“When physicians understand what’s mechanistically happening when they administer a drug, they can possibly leverage that mechanism and manipulate it,” said study lead author Elie Adam, a Research Scientist at MIT who will soon join the Harvard Medical School faculty and launch a lab at MGH. “They gain a sense of how to enhance the good effects of the drug and how to mitigate the bad ones.”

Blocking the door

The core advance of the study involved biophysically modeling what happens when ketamine blocks the “NMDA” receptors in the brain’s cortex—the outer layer where key functions such as sensory processing and cognition take place. Blocking the NMDA receptors modulates the release of excitatory neurotransmitter glutamate.

When the neuronal channels (or doorways) regulated by the NMDA receptors open, they typically close slowly (like a doorway with a hydraulic closer that keeps it from slamming), allowing ions to go in and out of neurons, thereby regulating their electrical properties, Adam said. But, the channels of the receptor can be blocked by a molecule. Blocking by magnesium helps to naturally regulate ion flow. Ketamine, however, is an especially effective blocker.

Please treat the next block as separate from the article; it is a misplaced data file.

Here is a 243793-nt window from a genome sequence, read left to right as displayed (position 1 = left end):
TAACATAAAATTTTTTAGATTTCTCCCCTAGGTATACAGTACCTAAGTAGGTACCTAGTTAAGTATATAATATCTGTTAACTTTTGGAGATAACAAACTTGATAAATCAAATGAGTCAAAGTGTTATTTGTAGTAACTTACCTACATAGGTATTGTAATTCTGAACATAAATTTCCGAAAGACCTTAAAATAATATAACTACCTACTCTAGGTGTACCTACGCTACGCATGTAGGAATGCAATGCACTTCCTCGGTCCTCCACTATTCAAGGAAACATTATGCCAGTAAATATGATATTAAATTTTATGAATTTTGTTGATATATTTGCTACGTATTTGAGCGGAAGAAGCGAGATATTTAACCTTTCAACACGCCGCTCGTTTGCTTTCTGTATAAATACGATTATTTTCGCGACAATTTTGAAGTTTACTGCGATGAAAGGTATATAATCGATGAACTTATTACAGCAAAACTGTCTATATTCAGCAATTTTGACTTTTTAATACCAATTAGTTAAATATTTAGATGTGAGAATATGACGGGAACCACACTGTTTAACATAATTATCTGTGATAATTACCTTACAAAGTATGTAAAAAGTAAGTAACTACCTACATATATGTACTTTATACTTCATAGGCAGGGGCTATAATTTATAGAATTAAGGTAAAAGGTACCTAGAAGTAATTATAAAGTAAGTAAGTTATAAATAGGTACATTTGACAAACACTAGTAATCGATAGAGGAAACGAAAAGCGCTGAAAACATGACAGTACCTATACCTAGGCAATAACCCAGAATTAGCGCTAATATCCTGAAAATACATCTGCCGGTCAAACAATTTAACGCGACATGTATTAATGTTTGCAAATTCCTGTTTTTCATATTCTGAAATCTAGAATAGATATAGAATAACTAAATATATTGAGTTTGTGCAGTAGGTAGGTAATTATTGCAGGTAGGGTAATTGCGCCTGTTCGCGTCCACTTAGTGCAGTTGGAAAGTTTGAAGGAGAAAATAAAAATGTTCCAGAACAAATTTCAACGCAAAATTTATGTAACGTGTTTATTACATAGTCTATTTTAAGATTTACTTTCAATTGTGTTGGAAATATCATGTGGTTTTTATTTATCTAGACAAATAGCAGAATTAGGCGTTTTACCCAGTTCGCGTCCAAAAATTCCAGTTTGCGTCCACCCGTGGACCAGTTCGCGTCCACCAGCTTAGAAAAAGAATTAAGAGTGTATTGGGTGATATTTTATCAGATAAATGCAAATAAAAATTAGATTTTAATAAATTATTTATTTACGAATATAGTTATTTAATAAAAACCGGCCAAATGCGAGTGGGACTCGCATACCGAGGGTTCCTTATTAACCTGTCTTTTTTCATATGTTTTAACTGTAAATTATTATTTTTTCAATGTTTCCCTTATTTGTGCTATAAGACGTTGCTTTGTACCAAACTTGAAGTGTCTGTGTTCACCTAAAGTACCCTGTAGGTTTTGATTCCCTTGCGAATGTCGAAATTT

Blocking slows the voltage build-up across the neuron’s membrane that eventually leads a neuron to “spike,” or send an electrochemical message to other neurons. The NMDA doorway becomes unblocked when the voltage gets high. This interdependence between voltage, spiking and blocking can equip NMDA receptors with faster activity than its slow closing speed might suggest. The team’s model goes further than the ones before by representing how ketamine’s blocking and unblocking affect neural activity.

Ketamine Spectrogram

A spectrogram of brain rhythm frequencies over time predicted by the team’s model. After a first, moderate dose of ketamine gamma brain rhythm power (warmer colors) emerges. Then as the dose increases, the gamma rhythms become periodically interrupted, leaving only very low freqeuncy waves, and then resume. Credit: Elie Adam, Michelle McCarthy, Nancy Kopell et. al.